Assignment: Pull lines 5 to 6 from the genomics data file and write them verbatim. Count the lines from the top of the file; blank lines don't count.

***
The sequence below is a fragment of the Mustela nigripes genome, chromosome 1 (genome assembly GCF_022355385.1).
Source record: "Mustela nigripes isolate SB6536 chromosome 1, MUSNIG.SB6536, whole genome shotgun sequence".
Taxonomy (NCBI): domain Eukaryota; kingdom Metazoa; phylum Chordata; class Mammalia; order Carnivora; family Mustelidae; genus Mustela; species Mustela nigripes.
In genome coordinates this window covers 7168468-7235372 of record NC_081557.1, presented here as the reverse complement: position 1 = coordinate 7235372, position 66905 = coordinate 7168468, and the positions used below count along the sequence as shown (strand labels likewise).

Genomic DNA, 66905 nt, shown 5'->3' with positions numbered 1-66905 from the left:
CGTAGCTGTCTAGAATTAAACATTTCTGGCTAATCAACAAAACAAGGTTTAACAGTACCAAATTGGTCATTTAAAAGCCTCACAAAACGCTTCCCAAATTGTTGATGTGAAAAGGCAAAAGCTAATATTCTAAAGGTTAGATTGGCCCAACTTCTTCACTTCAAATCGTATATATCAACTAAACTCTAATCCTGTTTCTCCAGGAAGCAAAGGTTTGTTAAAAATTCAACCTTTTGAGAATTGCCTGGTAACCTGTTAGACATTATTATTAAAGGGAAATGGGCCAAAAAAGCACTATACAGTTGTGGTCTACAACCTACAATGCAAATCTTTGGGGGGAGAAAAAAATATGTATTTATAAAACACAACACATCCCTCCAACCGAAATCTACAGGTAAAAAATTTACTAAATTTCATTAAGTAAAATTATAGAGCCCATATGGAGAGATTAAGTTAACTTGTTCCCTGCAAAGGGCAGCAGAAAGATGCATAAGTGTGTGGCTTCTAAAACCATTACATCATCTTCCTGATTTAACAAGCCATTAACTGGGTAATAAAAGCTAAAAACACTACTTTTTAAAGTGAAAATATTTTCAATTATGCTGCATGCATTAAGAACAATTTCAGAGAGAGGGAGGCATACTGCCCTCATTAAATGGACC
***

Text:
Genomic DNA, 66905 nt, shown 5'->3' with positions numbered 1-66905 from the left:
CGTAGCTGTCTAGAATTAAACATTTCTGGCTAATCAACAAAACAAGGTTTAACAGTACCAAATTGGTCATTTAAAAGCCTCACAAAACGCTTCCCAAATTGTTGATGTGAAAAGGCAAAAGCTAATATTCTAAAGGTTAGATTGGCCCAACTTCTTCACTTCAAATCGTATATATCAACTAAACTCTAATCCTGTTTCTCCAGGAAGCAAAGGTTTGTTAAAAATTCAACCTTTTGAGAATTGCCTGGTAACCTGTTAGACATTATTATTAAAGGGAAATGGGCCAAAAAAGCACTATACAGTTGTGGTCTACAACCTACAATGCAAATCTTTGGGGGGAGAAAAAAATATGTATTTATAAAACACAACACATCCCTCCAACCGAAATCTACAGGTAAAAAATTTACTAAATTTCATTAAGTAAAATTATAGAGCCCATATGGAGAGATTAAGTTAACTTGTTCCCTGCAAAGGGCAGCAGAAAGATGCATAAGTGTGTGGCTTCTAAAACCATTACATCATCTTCCTGATTTAACAAGCCATTAACTGGGTAATAAAAGCTAAAAACACTACTTTTTAAAGTGAAAATATTTTCAATTATGCTGCATGCATTAAGAACAATTTCAGAGAGAGGGAGGCATACTGCCCTCATTAAATGGACC